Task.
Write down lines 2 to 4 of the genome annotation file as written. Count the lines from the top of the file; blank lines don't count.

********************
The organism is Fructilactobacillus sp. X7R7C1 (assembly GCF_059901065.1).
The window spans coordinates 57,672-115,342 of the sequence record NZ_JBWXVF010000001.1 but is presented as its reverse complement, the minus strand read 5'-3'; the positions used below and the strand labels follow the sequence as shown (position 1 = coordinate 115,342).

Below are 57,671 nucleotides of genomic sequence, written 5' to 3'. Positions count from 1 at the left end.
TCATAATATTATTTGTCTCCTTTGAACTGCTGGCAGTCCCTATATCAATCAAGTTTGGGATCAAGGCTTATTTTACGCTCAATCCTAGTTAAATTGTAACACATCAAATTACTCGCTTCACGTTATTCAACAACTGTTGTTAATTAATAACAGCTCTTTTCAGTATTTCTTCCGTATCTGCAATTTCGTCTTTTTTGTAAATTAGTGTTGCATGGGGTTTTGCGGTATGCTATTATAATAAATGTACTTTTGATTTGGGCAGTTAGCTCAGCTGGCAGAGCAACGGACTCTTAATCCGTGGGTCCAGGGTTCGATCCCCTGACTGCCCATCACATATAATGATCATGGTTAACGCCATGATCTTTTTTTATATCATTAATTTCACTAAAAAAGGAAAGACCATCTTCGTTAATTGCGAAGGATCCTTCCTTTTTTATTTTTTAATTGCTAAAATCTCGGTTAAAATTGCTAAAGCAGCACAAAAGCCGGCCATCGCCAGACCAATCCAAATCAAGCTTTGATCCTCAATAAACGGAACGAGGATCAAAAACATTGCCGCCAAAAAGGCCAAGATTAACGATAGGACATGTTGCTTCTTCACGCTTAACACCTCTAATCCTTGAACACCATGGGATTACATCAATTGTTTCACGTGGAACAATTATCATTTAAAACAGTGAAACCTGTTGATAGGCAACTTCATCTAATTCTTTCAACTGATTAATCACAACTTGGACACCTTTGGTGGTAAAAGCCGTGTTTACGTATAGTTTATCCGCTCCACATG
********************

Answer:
The window spans coordinates 57,672-115,342 of the sequence record NZ_JBWXVF010000001.1 but is presented as its reverse complement, the minus strand read 5'-3'; the positions used below and the strand labels follow the sequence as shown (position 1 = coordinate 115,342).

Below are 57,671 nucleotides of genomic sequence, written 5' to 3'. Positions count from 1 at the left end.
TCATAATATTATTTGTCTCCTTTGAACTGCTGGCAGTCCCTATATCAATCAAGTTTGGGATCAAGGCTTATTTTACGCTCAATCCTAGTTAAATTGTAACACATCAAATTACTCGCTTCACGTTATTCAACAACTGTTGTTAATTAATAACAGCTCTTTTCAGTATTTCTTCCGTATCTGCAATTTCGTCTTTTTTGTAAATTAGTGTTGCATGGGGTTTTGCGGTATGCTATTATAATAAATGTACTTTTGATTTGGGCAGTTAGCTCAGCTGGCAGAGCAACGGACTCTTAATCCGTGGGTCCAGGGTTCGATCCCCTGACTGCCCATCACATATAATGATCATGGTTAACGCCATGATCTTTTTTTATATCATTAATTTCACTAAAAAAGGAAAGACCATCTTCGTTAATTGCGAAGGATCCTTCCTTTTTTATTTTTTAATTGCTAAAATCTCGGTTAAAATTGCTAAAGCAGCACAAAAGCCGGCCATCGCCAGACCAATCCAAATCAAGCTTTGATCCTCAATAAACGGAACGAGGATCAAAAACATTGCCGCCAAAAAGGCCAAGATTAACGATAGGACATGTTGCTTCTTCACGCTTAACACCTCTAATCCTTGAACACCATGGGATTACATCAATTGTTTCACGTGGAACAATTATCATTTAAAACAGTGAAACCTGTTGATAGGCAACTTCATCTAATTCTTTCAACTGATTAATCACAACTTGGACACCTTTGGTGGTAAAAGCCGTGTTTACGTATAGTTTATCCGCTCCACATG